Dopamine effects on evidence gathering and integration

Christina Andreou*, Brooke C. Schneider, Vivien Braun, Katharina Kolbeck, Jürgen Gallinat, Steffen Moritz

*Corresponding author for this work

Research output: Contribution to journalArticlepeer-review

18 Citations (Scopus)


Background: Disturbances in evidence gathering and disconfirmatory evidence integration have been associated with the presence of or propensity for delusions. Previous evidence suggests that these 2 types of reasoning bias might be differentially affected by antipsychotic medication. We aimed to investigate the effects of a dopaminergic agonist (L-dopa) and a dopaminergic antagonist (haloperidol) on evidence gathering and disconfirmatory evidence integration after single-dose administration in healthy individuals. Methods: The study used a randomized, double-blind, placebo-controlled, 3-way crossover design. Participants were healthy individuals aged 18-40 years. We administered a new data-gathering task designed to increase sensitivity to change compared with traditional tasks. The Bias Against Disconfirmatory Evidence (BADE) task was used as a measure of disconfirmatory evidence integration. Results: We included 30 individuals in our study. In the data-gathering task, dopaminergic modulation had no significant effect on the amount of evidence gathered before reaching a decision. In contrast, the ability of participants to integrate disconfirmatory evidence showed a significant linear dopaminergic modulation pattern (highest with haloperidol, intermediate with placebo, lowest with L-dopa), with the difference between haloperidol and L-dopa marginally reaching significance. Limitations: Although the doses used for haloperidol and L-dopa were similar to those used in previous studies, drug plasma level measurements would have added to the validity of findings. Conclusion: Evidence gathering and disconfirmatory evidence integration might be differentially influenced by dopaminergic agents. Our findings are in support of a dual-disturbance ac- count of delusions and provide a plausible neurobiological basis for the use of interventions targeted at improving reasoning biases as an adjunctive treatment in patients with psychotic disorders.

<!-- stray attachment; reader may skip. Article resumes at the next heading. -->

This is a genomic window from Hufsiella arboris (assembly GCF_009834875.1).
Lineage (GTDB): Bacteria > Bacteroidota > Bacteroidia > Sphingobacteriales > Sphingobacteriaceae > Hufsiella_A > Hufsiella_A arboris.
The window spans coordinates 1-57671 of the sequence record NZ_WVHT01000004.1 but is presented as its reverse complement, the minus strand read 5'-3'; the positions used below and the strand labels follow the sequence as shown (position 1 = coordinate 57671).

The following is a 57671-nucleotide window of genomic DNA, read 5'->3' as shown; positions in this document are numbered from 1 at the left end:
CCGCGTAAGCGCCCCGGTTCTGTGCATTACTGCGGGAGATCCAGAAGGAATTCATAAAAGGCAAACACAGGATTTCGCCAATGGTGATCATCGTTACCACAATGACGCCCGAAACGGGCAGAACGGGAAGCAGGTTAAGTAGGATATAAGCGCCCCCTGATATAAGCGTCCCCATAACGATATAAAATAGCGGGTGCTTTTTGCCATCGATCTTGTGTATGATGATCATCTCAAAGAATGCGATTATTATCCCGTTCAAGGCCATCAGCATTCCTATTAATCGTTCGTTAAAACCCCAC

Original languageEnglish
Pages (from-to)422-428
Number of pages7
JournalJournal of Psychiatry and Neuroscience
Issue number6
Publication statusPublished - 1 Nov 2015
Externally publishedYes


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